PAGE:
Alaska Gov. Mike Dunleavy holds a press conference announcing legal action related to the state’s ownership of submerged lands on Tuesday, April 26, 2022, in Anchorage, Alaska. (Photo courtesy Jeremy Cubas/Office of the Governor)

Alaska Gov. Mike Dunleavy holds a press conference announcing legal action related to the state’s ownership of submerged lands on Tuesday, April 26, 2022, in Anchorage, Alaska. (Photo courtesy Jeremy Cubas/Office of the Governor)

Dunleavy pushes state ownership of submerged lands

Governor announces new legal action related to state navigable waters

Gov. Mike Dunleavy announced Tuesday new legal action the State of Alaska is taking as part of his “Unlocking Alaska Initiative,” which aims to assert state ownership over land submerged in navigable waters. The suit filed against the U.S. Department of the Interior on Tuesday specifically seeks to clear state titles on submerged lands in Lake Clark National Park’s Mulchatna River, Chilikadrotna River, Turquoise Lake and Twin Lakes.

Dunleavy on Tuesday said the State of Alaska is filing a new lawsuit asking state ownership of submerged lands in Lake Clark National Park and Preserve be recognized by the federal government. Additionally, Dunleavy said Tuesday that the State of Alaska sent a Notice of Trespass to the National Park Service for the “unauthorized construction” of a dock at Crescent Lake in Lake Clark National Park and Preserve.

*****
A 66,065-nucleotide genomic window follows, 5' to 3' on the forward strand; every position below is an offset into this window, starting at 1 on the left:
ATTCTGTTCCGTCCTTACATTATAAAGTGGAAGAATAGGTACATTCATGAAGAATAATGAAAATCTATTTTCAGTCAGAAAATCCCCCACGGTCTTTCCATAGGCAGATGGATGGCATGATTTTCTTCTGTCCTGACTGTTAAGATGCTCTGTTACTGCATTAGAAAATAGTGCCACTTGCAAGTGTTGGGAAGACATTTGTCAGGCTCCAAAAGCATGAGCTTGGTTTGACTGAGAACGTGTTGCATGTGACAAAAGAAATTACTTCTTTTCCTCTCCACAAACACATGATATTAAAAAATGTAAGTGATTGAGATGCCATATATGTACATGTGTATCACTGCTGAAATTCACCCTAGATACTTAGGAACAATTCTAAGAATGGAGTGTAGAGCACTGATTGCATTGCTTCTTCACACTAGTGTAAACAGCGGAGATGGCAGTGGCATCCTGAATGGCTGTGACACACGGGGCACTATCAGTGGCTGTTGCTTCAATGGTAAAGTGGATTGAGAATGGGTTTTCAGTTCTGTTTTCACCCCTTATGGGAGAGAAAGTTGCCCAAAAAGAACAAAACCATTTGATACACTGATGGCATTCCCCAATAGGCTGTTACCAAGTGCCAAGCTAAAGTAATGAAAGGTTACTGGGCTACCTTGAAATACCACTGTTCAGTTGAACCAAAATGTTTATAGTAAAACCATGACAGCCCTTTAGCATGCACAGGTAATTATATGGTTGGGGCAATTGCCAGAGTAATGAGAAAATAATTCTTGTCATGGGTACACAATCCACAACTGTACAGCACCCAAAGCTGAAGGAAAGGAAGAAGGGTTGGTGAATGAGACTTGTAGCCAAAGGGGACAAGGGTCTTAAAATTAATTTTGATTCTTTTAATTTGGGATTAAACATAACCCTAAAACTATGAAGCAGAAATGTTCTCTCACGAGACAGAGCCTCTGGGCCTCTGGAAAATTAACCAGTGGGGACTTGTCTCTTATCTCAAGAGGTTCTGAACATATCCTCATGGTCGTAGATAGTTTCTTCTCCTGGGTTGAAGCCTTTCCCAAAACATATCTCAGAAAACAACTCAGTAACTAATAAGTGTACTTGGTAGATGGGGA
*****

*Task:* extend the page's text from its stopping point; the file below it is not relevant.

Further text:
That’s in addition to new cease and desist letters, which a release from Dunleavy’s office says were sent to the U.S. Forest Service for seeking to prohibit the use of motorized boats on Mendenhall Lake in the Tongass National Forest. There are also two bills currently moving through the Alaska Legislature that address the issue of submerged lands.

“We’re going to put the federal government on notice again,” Dunleavy said during a Tuesday press conference.

The phrase “submerged lands” refers to land underneath the ordinary high water mark, Alaska Department of Natural Resources Commissioner Corri Feige said during Tuesday’s press conference . Submerged lands in Alaska are found under about 800,000 miles of navigable rivers and about 30 million acres of navigable lakes.

“Alaska uses our lakes and rivers very differently than any other western state — than any other state in the nation,” Feige said. “These rivers and lakes are literally the arteries that connect our communities, and they facilitate commerce, and they facilitate commercial activity across the state.”

In asserting its ownership of the described navigable waters and submerged land, Dunleavy cited two U.S. Supreme Court rulings that came down in favor of John Sturgeon, an Alaska resident who was told he could not operate his hovercraft while moose hunting on the Nation River near Canada.

Examples of federal areas in Alaska where the state already owns the submerged land include the Kenai National Wildlife Refuge, which operates under the U.S. Fish and Wildlife Service, Kenai Fjords National Park, which operates under the National Park Service, and the Chugach National Forest, which operates under the U.S. Forest Service.

Dunleavy said additional information for people who are confronted on navigable waters that Alaska says it owns will be available on the state’s Department of Natural Resources website. When asked whether he was encouraging rule breaking, Dunleavy said it was actually federal agencies that are breaking the rules.

“We will be exercising our sovereignty over these lands and waters,” Dunleavy said. “If Alaskans are harassed, if Alaskans are bothered, we will intervene on their behalf in an effort to make sure that our people are free to use the state of Alaska’s lands and waters.”

Dunleavy’s full press conference can be viewed on the governor’s Facebook page.

Reach reporter Ashlyn O’Hara at

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